Coffee is a wonderful creation - second only to pear drops in the list of greatest foods ever. There are a multitude of different ways of brewing coffee - each of them offering different tastes, strengths and amounts. From the small instant ‘pod’ systems (LINK), to gigantic commercial machines that grind the beans fresh and froth milk at the touch of a button, coffee remains the perfect wake-up call for people around the globe!
One of the most revered of coffee drinks is the simple espresso (https://en.wikipedia.org/wiki/Espresso) - where a small amount of water is forced through the coffee grounds at great pressure, producing a small, but highly concentrated ‘shot’ of caffeinated goodness. To make a proper espresso, you need a dedicated espresso coffee machine - today we’ll be looking at some of the best you can buy.
A lot of coffee machines can make an espresso - pod coffee makers and large bean-to-cup machines all have the capability, though the results vary. We’ve stayed more traditional with our selections: the 5 machines chosen here are designed just for espresso, and require some knowledge to use properly.
Let’s start with a coffee maker that is close to my heart - I’ve used a DeLonghi Dedica for 3 years now, and it serves me very well indeed. Indeed, I’m sipping a latte made using my Dedica as I write this!
It’s a surprisingly slim machine - thin and tall, it takes up very little space on your work surface and looks smart at the same time. It’s also very easy to use - it only has 3 buttons (single espresso, double espresso, and steam) - and cleaning/emptying is a breeze.
I really enjoy the espressos the Dedica prepares - however other reviews (https://www.goodhousekeeping.com/uk/product-reviews/electricals/a27341288/delonghi-dedica-style-ec685-review/) feel it lacks pressure for a truly powerful cup, so it will depend on your personal taste. The main problem I have with the machine is that it can be temperamental with steam pressure - sometimes it will lose pressure, and you have to wait a while when switching between making an espresso and using the steam function. It’s a minor annoyance at best though - generally this is an excellent machine for those wanting to up their coffee-making game. Recommended!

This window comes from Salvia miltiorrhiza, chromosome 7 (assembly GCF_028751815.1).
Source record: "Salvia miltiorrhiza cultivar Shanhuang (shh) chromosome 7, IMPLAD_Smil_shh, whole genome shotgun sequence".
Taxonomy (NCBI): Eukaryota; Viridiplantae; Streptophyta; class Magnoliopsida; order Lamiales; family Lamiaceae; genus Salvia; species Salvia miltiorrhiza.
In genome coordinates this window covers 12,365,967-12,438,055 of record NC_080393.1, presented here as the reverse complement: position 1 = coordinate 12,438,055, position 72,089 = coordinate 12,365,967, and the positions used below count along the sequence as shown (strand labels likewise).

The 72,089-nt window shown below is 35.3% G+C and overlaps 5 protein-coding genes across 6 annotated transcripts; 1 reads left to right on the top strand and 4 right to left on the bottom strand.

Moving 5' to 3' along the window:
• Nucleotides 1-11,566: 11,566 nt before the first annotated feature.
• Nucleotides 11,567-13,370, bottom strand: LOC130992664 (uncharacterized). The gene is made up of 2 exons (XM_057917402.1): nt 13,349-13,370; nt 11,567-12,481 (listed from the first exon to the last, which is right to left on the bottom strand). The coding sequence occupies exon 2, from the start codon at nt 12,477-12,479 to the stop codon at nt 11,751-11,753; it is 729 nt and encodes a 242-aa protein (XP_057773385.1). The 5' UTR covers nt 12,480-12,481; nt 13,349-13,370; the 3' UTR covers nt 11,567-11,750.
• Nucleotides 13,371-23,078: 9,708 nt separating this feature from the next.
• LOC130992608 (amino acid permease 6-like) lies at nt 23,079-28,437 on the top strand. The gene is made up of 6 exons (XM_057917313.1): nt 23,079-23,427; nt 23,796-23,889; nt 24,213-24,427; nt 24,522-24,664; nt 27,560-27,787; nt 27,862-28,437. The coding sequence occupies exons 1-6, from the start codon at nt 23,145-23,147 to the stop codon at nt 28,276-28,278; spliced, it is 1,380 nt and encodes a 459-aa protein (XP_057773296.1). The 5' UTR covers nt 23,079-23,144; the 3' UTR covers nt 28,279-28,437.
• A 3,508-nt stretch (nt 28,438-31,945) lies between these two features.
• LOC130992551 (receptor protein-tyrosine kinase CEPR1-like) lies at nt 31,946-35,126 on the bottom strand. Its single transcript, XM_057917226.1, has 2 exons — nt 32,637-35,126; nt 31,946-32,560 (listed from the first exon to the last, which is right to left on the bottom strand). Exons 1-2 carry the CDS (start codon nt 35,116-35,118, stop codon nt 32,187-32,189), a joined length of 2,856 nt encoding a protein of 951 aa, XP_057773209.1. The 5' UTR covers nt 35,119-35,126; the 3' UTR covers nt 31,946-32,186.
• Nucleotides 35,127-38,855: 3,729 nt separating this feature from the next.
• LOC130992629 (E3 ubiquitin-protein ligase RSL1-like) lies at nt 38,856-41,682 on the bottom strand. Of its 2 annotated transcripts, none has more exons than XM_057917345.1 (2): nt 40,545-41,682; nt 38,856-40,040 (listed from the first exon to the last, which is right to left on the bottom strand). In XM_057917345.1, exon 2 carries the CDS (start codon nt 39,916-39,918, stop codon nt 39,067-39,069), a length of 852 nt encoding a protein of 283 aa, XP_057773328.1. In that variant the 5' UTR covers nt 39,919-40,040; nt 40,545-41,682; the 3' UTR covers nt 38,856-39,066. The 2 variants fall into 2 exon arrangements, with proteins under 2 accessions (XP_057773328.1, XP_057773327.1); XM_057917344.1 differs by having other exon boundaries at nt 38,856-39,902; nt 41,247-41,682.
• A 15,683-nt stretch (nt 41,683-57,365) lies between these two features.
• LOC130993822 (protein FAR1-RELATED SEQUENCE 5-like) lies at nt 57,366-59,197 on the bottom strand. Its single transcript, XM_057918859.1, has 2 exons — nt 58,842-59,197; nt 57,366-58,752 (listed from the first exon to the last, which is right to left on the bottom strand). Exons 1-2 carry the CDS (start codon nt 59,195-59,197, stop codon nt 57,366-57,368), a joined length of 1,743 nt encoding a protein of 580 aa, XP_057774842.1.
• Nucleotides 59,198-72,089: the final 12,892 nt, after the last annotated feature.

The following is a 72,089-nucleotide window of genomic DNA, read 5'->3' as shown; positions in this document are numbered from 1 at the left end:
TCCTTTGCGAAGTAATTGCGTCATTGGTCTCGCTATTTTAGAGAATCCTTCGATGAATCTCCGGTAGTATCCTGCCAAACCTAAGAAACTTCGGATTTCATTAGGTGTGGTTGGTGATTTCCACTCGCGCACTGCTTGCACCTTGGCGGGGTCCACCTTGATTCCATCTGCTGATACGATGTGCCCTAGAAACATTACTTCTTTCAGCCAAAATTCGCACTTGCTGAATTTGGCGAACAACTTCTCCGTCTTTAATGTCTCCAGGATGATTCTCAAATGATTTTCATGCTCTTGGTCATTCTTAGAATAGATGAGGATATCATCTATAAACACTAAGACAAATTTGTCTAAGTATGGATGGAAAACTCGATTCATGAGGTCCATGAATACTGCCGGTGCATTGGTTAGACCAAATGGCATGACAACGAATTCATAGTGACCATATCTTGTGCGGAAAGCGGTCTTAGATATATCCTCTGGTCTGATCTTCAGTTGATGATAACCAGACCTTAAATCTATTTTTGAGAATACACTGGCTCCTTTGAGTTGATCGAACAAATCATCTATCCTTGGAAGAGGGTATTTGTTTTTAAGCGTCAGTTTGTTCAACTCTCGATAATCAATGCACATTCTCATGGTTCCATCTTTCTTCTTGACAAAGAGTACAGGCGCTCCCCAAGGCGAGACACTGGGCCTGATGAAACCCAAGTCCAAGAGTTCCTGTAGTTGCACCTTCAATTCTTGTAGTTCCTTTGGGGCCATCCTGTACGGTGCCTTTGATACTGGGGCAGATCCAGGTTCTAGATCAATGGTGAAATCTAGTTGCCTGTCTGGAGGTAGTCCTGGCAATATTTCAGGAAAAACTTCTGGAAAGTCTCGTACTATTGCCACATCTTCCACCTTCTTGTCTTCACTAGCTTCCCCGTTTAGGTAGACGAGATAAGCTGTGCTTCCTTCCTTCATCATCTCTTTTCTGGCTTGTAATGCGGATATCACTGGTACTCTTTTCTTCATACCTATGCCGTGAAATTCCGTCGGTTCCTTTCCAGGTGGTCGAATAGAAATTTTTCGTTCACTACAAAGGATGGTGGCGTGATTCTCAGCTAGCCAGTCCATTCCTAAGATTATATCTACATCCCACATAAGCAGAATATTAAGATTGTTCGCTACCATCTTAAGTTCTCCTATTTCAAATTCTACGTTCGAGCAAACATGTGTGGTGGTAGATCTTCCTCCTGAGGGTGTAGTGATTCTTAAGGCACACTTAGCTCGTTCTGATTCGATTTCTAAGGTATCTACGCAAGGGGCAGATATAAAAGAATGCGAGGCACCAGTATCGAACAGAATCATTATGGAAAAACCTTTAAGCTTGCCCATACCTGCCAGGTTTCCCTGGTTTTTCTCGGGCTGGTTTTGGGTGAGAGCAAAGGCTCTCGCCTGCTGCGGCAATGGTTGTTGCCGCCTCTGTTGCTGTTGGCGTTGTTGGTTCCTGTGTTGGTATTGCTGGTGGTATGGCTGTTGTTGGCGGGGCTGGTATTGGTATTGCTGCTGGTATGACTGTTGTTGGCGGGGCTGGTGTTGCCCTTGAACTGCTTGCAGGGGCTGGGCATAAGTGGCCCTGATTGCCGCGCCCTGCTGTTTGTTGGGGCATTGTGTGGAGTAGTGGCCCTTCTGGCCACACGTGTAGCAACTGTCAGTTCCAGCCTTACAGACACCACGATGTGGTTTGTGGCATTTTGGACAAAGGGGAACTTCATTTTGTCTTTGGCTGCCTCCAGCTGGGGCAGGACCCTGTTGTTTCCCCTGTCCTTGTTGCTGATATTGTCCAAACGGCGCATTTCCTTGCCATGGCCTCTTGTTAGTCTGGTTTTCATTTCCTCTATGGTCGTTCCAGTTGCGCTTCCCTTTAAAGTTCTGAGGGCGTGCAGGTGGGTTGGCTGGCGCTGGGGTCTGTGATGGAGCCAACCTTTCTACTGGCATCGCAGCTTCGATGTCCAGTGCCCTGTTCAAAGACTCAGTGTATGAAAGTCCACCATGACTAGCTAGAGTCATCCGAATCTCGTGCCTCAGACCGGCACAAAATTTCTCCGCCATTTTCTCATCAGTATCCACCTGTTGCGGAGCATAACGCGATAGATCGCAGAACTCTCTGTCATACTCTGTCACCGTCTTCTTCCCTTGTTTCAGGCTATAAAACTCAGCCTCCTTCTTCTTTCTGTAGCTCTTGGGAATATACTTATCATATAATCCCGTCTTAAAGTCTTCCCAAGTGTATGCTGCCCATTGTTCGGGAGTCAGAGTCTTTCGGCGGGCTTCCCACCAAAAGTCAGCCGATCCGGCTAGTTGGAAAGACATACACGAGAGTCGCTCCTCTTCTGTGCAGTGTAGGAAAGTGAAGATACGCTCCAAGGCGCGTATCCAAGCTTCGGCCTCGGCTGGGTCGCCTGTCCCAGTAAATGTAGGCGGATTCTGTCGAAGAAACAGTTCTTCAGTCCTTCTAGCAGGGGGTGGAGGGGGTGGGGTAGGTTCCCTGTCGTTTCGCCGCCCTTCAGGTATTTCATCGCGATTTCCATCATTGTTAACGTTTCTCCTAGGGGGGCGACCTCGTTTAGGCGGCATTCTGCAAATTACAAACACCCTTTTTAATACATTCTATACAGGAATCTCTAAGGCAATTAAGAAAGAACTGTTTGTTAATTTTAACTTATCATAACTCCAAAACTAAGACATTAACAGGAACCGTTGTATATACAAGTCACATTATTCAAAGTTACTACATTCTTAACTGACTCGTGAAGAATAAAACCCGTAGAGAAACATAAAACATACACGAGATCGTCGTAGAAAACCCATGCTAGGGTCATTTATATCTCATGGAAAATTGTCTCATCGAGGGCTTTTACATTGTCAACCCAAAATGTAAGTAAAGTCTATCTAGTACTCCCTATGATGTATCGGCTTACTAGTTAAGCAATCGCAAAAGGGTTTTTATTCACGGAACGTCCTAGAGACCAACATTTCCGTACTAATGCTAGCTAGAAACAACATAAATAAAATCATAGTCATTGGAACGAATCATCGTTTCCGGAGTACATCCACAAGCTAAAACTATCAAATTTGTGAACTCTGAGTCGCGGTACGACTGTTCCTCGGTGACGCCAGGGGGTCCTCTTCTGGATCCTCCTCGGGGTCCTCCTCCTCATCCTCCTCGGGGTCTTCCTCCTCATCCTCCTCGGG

If you would prefer something a bit cheaper to start your journey into espresso-making, try the ‘Retro Pump’ - Swan’s ‘50s-style coffee machine. There’s a lot to love about this coffee maker - for starters it has a very pleasing design, with several different pastel colours that make it stand out from the other stainless steel and black coffee makers around. It can produce up to 15 bars of pressure, and three is a rather nice pressure gauge on the front to make it easier to read. It also has a helpful pressure dial for the steam pump, allowing you to change the power of the steam, making it easier to froth milk.
Indeed the whole machine is designed to be easy-to-use, making it perfect for beginners (https://www.bbcgoodfood.com/review/best-espresso-machines). That said, the espresso can be a little bit weak - it’s not as powerful and potent as the shots prepared by the other machines in our list. However that somewhat comes down to personal preference - not everybody wants rocket fuel, and the espressos it creates are perfect for the base of lattes and cappucinnos.
The biggest plus of the Retro Pump is the price - this is a cheap and cheerful coffee machine that won’t ask you to sacrifice quality for savings. It may be lacking the shiny extras of more expensive models, but you’ll still have a great cup first thing in the morning!
Moving onwards and upwards - the ‘Bambino Plus’ from Sage has gathered numerous accolades (https://www.expertreviews.co.uk/coffee-machines/1403158/best-coffee-machine) as an excellent manual espresso maker. It is more expensive than the DeLonghi or Swan models, but has numerous advantages - it’s compact form means it won’t hog space in the kitchen, and the espresso is top-notch: powerful, strong and with a good crema.